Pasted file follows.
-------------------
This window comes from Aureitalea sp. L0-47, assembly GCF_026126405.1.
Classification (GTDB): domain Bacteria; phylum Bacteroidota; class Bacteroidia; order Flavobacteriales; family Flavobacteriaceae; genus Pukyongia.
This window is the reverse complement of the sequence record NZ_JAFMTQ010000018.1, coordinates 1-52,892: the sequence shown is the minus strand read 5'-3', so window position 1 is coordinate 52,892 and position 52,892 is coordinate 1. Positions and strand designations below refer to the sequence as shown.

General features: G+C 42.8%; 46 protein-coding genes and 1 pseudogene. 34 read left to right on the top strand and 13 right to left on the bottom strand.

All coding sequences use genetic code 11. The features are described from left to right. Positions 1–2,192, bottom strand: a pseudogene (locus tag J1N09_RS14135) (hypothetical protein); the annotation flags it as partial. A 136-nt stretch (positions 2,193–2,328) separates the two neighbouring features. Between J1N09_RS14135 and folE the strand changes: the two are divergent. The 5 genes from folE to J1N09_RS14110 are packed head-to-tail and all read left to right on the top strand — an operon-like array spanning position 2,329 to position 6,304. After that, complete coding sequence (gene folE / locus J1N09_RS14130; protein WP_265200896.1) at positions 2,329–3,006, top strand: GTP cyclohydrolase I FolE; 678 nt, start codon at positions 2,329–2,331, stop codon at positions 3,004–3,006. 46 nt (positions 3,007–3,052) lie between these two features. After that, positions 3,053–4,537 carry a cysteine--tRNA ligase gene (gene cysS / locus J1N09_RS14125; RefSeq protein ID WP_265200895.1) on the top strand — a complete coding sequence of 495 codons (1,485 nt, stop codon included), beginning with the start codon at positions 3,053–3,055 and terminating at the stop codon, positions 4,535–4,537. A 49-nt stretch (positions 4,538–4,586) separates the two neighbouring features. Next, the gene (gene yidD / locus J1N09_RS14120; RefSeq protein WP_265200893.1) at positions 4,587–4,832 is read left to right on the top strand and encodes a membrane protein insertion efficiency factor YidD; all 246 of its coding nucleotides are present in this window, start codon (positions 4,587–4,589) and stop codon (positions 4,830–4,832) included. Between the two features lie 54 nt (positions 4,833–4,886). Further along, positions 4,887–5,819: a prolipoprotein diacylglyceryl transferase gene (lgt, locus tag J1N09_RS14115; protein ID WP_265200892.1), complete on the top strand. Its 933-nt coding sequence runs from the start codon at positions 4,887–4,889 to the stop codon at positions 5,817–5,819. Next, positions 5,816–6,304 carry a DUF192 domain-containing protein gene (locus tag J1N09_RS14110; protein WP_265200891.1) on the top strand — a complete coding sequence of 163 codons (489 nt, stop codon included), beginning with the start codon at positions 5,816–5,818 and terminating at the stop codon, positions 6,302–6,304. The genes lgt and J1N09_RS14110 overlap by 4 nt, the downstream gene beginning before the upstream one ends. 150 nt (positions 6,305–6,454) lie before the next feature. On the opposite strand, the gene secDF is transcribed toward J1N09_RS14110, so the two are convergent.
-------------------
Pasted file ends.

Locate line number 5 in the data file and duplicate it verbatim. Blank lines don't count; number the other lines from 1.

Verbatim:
All coding sequences use genetic code 11. The features are described from left to right. Positions 1–2,192, bottom strand: a pseudogene (locus tag J1N09_RS14135) (hypothetical protein); the annotation flags it as partial. A 136-nt stretch (positions 2,193–2,328) separates the two neighbouring features. Between J1N09_RS14135 and folE the strand changes: the two are divergent. The 5 genes from folE to J1N09_RS14110 are packed head-to-tail and all read left to right on the top strand — an operon-like array spanning position 2,329 to position 6,304. After that, complete coding sequence (gene folE / locus J1N09_RS14130; protein WP_265200896.1) at positions 2,329–3,006, top strand: GTP cyclohydrolase I FolE; 678 nt, start codon at positions 2,329–2,331, stop codon at positions 3,004–3,006. 46 nt (positions 3,007–3,052) lie between these two features. After that, positions 3,053–4,537 carry a cysteine--tRNA ligase gene (gene cysS / locus J1N09_RS14125; RefSeq protein ID WP_265200895.1) on the top strand — a complete coding sequence of 495 codons (1,485 nt, stop codon included), beginning with the start codon at positions 3,053–3,055 and terminating at the stop codon, positions 4,535–4,537. A 49-nt stretch (positions 4,538–4,586) separates the two neighbouring features. Next, the gene (gene yidD / locus J1N09_RS14120; RefSeq protein WP_265200893.1) at positions 4,587–4,832 is read left to right on the top strand and encodes a membrane protein insertion efficiency factor YidD; all 246 of its coding nucleotides are present in this window, start codon (positions 4,587–4,589) and stop codon (positions 4,830–4,832) included. Between the two features lie 54 nt (positions 4,833–4,886). Further along, positions 4,887–5,819: a prolipoprotein diacylglyceryl transferase gene (lgt, locus tag J1N09_RS14115; protein ID WP_265200892.1), complete on the top strand. Its 933-nt coding sequence runs from the start codon at positions 4,887–4,889 to the stop codon at positions 5,817–5,819. Next, positions 5,816–6,304 carry a DUF192 domain-containing protein gene (locus tag J1N09_RS14110; protein WP_265200891.1) on the top strand — a complete coding sequence of 163 codons (489 nt, stop codon included), beginning with the start codon at positions 5,816–5,818 and terminating at the stop codon, positions 6,302–6,304. The genes lgt and J1N09_RS14110 overlap by 4 nt, the downstream gene beginning before the upstream one ends. 150 nt (positions 6,305–6,454) lie before the next feature. On the opposite strand, the gene secDF is transcribed toward J1N09_RS14110, so the two are convergent.